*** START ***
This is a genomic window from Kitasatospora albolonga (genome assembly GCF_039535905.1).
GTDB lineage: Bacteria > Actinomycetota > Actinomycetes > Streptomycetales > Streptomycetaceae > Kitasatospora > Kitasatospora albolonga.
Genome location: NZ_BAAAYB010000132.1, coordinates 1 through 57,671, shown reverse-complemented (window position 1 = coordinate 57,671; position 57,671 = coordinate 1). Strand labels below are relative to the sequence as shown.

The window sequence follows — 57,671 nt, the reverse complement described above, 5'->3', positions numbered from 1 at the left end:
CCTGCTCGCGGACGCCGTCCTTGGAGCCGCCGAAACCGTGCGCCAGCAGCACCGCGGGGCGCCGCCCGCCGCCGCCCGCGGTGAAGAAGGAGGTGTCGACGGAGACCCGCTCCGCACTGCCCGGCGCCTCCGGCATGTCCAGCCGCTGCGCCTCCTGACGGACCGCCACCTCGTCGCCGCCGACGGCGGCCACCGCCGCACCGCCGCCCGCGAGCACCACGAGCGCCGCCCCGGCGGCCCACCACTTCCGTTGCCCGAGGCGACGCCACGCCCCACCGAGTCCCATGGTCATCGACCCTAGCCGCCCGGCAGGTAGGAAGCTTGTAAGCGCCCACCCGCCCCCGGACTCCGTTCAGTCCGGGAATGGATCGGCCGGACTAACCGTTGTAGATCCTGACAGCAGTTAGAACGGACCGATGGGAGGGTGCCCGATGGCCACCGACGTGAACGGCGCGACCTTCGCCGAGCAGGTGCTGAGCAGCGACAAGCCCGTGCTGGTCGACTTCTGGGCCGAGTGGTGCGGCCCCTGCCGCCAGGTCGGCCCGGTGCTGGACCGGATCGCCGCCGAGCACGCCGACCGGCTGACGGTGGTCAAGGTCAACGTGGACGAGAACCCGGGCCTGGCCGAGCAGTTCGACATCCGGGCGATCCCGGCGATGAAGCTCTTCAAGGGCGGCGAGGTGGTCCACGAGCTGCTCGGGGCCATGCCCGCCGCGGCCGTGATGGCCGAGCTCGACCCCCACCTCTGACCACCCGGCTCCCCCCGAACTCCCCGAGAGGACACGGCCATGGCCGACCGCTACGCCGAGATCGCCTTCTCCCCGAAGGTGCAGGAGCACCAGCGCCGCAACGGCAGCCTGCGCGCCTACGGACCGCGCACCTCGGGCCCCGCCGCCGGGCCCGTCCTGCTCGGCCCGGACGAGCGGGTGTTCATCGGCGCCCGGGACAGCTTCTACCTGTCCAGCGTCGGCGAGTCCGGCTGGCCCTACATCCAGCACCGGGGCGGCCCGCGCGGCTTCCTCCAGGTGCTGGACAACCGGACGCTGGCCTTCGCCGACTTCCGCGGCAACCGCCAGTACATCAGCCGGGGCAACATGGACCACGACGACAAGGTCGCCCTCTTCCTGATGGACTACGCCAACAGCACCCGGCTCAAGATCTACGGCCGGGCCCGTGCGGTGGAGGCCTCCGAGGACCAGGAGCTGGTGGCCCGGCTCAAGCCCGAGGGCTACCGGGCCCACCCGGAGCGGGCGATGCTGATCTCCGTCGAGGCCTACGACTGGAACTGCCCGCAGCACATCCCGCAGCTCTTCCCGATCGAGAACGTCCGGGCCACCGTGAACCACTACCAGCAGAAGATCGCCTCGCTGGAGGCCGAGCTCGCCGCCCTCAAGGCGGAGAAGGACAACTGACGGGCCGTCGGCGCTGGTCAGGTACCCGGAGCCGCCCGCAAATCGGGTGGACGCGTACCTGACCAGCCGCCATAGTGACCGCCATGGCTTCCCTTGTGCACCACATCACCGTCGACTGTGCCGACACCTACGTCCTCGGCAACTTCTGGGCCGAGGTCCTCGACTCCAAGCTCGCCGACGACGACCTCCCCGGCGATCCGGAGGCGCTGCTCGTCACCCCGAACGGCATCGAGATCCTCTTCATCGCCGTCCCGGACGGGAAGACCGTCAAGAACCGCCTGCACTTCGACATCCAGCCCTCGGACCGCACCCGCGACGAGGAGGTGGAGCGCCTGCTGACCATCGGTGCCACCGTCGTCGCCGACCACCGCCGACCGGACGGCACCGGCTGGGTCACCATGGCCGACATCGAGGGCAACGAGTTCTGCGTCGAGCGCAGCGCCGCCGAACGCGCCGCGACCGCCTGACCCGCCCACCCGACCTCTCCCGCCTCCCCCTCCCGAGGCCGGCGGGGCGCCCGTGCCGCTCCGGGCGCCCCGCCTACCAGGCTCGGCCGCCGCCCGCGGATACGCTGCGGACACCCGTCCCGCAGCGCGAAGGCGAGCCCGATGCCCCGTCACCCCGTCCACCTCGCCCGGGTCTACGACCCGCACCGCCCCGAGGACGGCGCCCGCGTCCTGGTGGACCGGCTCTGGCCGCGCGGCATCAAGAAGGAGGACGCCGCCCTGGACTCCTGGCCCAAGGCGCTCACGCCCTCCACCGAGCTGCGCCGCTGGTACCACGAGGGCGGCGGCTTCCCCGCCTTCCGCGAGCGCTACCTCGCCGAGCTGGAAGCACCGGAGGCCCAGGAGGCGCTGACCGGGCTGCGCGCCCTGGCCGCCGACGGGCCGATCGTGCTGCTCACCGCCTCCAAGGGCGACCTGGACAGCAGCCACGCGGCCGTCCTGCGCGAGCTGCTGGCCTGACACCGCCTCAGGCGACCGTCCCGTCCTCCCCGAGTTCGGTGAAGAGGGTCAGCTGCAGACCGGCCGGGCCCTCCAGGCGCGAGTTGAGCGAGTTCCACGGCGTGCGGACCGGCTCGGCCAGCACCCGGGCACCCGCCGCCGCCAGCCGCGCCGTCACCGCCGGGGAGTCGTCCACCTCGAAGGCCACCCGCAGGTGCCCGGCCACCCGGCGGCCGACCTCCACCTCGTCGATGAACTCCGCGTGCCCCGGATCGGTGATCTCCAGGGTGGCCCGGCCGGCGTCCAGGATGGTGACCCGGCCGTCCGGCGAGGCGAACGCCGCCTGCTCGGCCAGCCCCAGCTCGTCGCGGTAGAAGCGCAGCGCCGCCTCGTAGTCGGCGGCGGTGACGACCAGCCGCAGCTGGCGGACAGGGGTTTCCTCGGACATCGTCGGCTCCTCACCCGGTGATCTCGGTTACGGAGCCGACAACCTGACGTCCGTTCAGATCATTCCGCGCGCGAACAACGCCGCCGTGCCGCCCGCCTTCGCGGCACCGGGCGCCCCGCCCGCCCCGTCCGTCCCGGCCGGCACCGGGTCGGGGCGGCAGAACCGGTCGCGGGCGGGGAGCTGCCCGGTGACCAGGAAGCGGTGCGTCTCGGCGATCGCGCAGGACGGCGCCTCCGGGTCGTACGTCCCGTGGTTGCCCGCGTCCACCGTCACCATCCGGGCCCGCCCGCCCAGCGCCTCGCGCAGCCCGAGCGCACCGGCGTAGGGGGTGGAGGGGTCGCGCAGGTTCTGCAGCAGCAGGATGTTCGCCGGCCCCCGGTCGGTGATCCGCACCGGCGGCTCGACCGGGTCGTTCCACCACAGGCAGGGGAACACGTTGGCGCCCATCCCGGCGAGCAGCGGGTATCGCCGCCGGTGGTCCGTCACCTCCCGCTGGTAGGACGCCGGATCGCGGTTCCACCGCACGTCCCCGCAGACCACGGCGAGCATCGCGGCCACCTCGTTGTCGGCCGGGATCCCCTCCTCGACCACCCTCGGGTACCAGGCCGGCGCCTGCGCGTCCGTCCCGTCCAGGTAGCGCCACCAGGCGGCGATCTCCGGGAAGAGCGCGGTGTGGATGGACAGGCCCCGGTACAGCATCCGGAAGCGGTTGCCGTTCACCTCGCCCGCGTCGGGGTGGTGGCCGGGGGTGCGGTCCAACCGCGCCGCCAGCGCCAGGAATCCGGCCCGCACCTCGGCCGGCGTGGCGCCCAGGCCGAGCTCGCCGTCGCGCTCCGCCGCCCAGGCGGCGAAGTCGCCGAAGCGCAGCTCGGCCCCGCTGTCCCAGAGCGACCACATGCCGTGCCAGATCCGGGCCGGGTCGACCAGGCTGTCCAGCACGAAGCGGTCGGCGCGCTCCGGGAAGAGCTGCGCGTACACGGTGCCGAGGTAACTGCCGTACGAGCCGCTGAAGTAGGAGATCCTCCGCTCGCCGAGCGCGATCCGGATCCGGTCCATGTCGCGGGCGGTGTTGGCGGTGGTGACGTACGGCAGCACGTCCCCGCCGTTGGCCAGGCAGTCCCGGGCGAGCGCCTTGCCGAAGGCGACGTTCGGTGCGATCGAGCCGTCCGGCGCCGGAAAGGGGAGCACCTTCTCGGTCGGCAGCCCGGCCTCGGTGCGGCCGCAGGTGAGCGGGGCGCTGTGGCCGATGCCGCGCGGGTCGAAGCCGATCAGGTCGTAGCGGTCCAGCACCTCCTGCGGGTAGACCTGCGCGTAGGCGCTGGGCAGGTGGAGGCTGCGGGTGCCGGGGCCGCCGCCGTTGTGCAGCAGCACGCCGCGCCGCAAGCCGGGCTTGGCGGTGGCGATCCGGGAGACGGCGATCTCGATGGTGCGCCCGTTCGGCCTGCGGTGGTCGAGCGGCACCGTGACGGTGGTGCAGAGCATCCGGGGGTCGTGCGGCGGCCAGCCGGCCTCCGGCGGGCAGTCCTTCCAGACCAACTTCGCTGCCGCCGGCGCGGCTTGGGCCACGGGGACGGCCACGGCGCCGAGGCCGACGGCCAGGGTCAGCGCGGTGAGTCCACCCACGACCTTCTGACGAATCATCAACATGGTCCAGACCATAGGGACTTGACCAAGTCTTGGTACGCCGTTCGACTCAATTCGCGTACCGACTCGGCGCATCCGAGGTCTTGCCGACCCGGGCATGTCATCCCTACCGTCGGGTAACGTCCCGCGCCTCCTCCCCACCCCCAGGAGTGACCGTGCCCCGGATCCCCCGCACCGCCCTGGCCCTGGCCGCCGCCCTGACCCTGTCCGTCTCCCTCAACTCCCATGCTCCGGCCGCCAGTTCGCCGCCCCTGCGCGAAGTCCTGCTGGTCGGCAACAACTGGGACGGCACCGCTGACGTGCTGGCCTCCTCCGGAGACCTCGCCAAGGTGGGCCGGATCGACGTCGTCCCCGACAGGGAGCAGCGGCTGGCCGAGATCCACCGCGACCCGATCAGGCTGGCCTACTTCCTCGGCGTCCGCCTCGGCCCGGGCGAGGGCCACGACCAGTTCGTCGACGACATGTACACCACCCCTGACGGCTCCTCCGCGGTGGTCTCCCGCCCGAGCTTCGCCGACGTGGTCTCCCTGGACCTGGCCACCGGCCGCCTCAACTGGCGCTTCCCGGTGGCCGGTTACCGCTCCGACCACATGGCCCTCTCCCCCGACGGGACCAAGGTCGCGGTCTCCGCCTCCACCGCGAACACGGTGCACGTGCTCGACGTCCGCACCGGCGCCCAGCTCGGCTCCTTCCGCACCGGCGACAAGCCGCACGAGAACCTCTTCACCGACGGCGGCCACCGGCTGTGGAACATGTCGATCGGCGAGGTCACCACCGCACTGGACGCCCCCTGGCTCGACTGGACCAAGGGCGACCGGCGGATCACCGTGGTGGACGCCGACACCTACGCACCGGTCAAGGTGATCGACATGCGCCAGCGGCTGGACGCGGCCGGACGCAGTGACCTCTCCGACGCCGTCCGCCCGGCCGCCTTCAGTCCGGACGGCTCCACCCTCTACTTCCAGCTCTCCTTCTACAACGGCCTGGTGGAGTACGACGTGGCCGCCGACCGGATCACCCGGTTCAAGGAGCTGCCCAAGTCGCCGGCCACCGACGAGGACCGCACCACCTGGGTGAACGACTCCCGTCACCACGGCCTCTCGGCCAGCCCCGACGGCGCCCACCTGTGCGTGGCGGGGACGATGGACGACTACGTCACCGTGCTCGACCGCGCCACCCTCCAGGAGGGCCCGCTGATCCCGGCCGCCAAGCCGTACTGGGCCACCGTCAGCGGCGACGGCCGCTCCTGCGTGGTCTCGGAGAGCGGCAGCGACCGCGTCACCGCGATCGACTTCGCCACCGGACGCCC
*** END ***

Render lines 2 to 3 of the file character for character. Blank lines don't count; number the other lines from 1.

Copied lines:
GTDB lineage: Bacteria > Actinomycetota > Actinomycetes > Streptomycetales > Streptomycetaceae > Kitasatospora > Kitasatospora albolonga.
Genome location: NZ_BAAAYB010000132.1, coordinates 1 through 57,671, shown reverse-complemented (window position 1 = coordinate 57,671; position 57,671 = coordinate 1). Strand labels below are relative to the sequence as shown.